Celeste And Jesse Forever

by Kilian Melloy

EDGE Staff Reporter

Friday August 3, 2012

Rashida Jones and Andy Samberg star in "Celeste and Jesse Forever"
Rashida Jones and Andy Samberg star in "Celeste and Jesse Forever"  (Source:Sony Pictures Classics)

What do you do when your soulmate and best friend is poor spourse material and your "happily ever after" is going nowhere?

Celeste and Jesse Forever starts with that question and then, rung by rung, makes its way through the possibilities. This is a rom-com with a determination to be mature rather than sugary; it's not at all obvious where the film, co-written by star Rashida Jones ("Our Idiot Brother," "The Social Network") is headed, be it the territory of eventual reconciliation familiar from movies like "The Awful Truth," or the blue sky of ways truly destined to part.

This is a movie determined to challenge expectations from the start. Celeste (Jones) and husband Jesse ("Saturday Night Live"'s Andy Samberg) canoodle, giggle, and engage in the kind of banter that happy couples engage in, all of which would be fine if they weren't in the middle of a divorce. The disconnect freaks out their friends, but makes perfect sense to the two of them; they see their ongoing relationship as a mark of sophistication. They can split up without tearing each other apart.

The problem is one of ambition. Jesse is an artist, which seems to mean that he drifts through life, bag of corn chips in one hand and television remote in the other, more concerned with surf conditions than career prospects. Celeste, on the other hand, is a type-A personality, driven to succeed: She's founded her own company (with gay buddy Scott, played by Elijah Wood), written a book, and started in on the TV and newspaper circuit with commentary and sound bites as a "trend forecaster."

She's also scary smart: At one point, Celeste dissects a potential suitor with a display of ratiocination worthy of Sherlock Holmes. Evidently, it's not just Jesse, but people in general, and especially popular culture, that gets on her nerves; no wonder things haven't worked out at home. As she's striving to make a name for herself, Celeste has come to see Jesse's laid-back style as a waste of time. "I love Jesse," she tells best friend Beth (Ari Graynor), "but he doesn't have a checking account... The father of my children will have a car!"

Here's where the film runs into some problems. While the story leads to unexpected places, there's a heavy dose of gender clichť that clings to the movie like a push-up bra.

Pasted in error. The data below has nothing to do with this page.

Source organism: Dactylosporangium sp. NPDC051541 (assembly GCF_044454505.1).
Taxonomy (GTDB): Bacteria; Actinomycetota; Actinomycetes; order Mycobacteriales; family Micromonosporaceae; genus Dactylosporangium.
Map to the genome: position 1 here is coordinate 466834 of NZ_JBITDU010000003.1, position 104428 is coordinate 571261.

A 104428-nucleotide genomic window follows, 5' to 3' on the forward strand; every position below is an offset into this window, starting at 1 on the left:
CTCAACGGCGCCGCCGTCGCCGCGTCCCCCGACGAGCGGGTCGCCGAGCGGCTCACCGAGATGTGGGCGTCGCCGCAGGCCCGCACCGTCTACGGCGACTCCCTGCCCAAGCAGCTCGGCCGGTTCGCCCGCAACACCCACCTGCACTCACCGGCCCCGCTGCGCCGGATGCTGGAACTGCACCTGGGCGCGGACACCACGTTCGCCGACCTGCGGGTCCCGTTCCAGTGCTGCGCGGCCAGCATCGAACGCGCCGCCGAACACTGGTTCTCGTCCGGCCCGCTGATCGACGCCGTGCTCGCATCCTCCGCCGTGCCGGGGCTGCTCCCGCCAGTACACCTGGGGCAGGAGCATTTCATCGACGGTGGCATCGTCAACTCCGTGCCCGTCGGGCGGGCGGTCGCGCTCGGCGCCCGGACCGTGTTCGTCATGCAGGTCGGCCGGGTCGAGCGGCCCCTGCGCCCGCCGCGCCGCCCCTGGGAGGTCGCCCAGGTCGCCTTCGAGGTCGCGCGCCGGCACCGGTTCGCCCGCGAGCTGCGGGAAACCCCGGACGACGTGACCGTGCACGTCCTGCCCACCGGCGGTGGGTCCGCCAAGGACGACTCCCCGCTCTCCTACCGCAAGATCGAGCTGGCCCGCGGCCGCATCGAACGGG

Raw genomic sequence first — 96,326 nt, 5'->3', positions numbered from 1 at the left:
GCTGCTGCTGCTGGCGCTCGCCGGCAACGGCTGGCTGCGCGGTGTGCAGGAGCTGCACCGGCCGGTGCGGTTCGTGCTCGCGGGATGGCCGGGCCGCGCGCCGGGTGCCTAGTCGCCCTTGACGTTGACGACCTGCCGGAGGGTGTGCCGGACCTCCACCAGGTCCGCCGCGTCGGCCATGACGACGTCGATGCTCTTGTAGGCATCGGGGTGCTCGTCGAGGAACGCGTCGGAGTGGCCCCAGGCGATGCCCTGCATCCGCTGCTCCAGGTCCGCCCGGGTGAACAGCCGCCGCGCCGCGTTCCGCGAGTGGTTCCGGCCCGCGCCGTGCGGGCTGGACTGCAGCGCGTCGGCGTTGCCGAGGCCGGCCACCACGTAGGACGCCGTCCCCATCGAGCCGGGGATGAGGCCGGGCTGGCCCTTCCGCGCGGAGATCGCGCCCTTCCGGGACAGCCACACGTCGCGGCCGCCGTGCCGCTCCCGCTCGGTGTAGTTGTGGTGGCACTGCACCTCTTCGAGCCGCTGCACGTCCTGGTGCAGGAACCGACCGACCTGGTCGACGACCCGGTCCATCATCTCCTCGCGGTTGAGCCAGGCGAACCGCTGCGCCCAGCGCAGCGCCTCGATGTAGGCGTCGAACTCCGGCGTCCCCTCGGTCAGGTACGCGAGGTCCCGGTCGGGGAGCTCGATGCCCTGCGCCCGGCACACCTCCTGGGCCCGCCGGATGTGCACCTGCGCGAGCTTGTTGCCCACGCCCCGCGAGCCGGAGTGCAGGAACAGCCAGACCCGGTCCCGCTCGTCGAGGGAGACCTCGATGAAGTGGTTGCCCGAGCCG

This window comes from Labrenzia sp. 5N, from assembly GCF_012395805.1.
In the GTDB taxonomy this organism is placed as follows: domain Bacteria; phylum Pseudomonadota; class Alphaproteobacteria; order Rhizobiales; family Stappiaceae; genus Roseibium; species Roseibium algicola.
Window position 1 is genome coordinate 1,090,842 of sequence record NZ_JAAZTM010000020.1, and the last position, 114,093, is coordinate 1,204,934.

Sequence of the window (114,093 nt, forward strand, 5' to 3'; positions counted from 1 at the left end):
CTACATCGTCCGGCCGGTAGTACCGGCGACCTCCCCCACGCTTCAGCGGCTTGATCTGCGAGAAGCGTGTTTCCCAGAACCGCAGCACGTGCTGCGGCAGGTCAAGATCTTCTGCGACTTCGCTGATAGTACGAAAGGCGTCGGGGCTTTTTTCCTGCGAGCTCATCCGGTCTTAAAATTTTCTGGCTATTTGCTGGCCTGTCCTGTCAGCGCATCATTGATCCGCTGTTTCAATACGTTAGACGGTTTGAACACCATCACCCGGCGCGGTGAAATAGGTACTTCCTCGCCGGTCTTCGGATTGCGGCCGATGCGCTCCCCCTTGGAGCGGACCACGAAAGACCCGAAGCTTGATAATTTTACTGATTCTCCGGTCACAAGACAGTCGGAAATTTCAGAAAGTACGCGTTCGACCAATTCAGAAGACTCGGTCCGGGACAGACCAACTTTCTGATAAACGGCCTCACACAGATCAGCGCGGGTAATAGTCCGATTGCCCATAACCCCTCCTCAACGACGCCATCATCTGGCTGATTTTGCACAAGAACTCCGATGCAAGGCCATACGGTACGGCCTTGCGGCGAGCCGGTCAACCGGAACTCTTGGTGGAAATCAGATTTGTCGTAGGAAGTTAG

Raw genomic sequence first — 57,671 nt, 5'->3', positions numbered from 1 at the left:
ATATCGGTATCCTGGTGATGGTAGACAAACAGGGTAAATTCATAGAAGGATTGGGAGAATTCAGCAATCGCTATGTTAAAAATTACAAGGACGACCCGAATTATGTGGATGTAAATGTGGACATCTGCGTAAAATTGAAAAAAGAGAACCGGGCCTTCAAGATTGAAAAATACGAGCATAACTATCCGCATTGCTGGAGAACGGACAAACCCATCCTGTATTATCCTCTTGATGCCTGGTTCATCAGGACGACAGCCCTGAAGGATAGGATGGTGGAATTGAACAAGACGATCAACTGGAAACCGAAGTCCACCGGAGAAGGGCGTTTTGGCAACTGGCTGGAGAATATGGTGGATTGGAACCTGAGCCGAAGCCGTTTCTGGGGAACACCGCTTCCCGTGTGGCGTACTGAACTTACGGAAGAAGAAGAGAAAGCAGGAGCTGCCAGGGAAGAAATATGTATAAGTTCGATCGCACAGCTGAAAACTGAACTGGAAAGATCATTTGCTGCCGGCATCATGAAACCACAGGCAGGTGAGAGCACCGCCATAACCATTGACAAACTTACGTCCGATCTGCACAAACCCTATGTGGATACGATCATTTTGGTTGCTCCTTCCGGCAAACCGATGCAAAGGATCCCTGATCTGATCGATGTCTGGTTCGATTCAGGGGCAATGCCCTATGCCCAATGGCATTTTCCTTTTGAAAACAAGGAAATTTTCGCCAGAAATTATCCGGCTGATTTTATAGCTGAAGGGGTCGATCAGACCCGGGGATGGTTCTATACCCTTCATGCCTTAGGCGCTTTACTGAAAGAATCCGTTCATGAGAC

"Celeste and Jesse Forever" may twist and pivot, refusing to be predictable in its course, but its tropes are all too familiar: Jesse clearly would rather not be breaking up, but he honors Celeste's wishes. Meanwhile, as soon as Celeste has given up on Jesse, she slowly comes to realize how hasty she's been.

Rather than simply sit down to dinner and talking it through with her ex, however, Celeste starts buying weed from dealer friend Skillz (Will McCormack, the film's other writer) and making one catastrophic mistake after the next with a new client, pop star sensation Riley (Emma Roberts).

By the time we reach a point in which Celeste is pawing through Jesse's garbage, the movie has dropped from a sophisticated take on modern love into the kind of crude caricature that Celeste despises. By the time the film limps to the finish line, what should have been fresh and surprising comes across as a chastened attempt to regain its dignity. The end result is an only slightly better-than-average rom-com.

Adding to the film's lack of focus are a series of bewildering dips into stereotype and a handful of unlikely, too-neat resolutions. A perfect example of both is a fracas involving a suggestive logo that turns into a new marketing ploy targeting the big gay audience; the suggestion is that anything suggesting anal sex gets gay men to purchase it.

The end result is a grab-bag of an edgy, refined concept brought down by irritatingly facile characters and plot twists. One can almost imagine the meetings in which the studio suits smoothed out and dumbed down what could have been a tough, rough and even slightly rude package.

Still, the film lives up to its title: Whatever these two may need to do in order to get where they are headed, they're going to get there, and they're going to have each others' backs. That in itself qualifies as a happy ending.


Kilian Melloy serves as EDGE Media Network's Associate Arts Editor and Staff Contributor. His professional memberships include the National Lesbian & Gay Journalists Association, the Boston Online Film Critics Association, The Gay and Lesbian Entertainment Critics Association, and the Boston Theater Critics Association's Elliot Norton Awards Committee.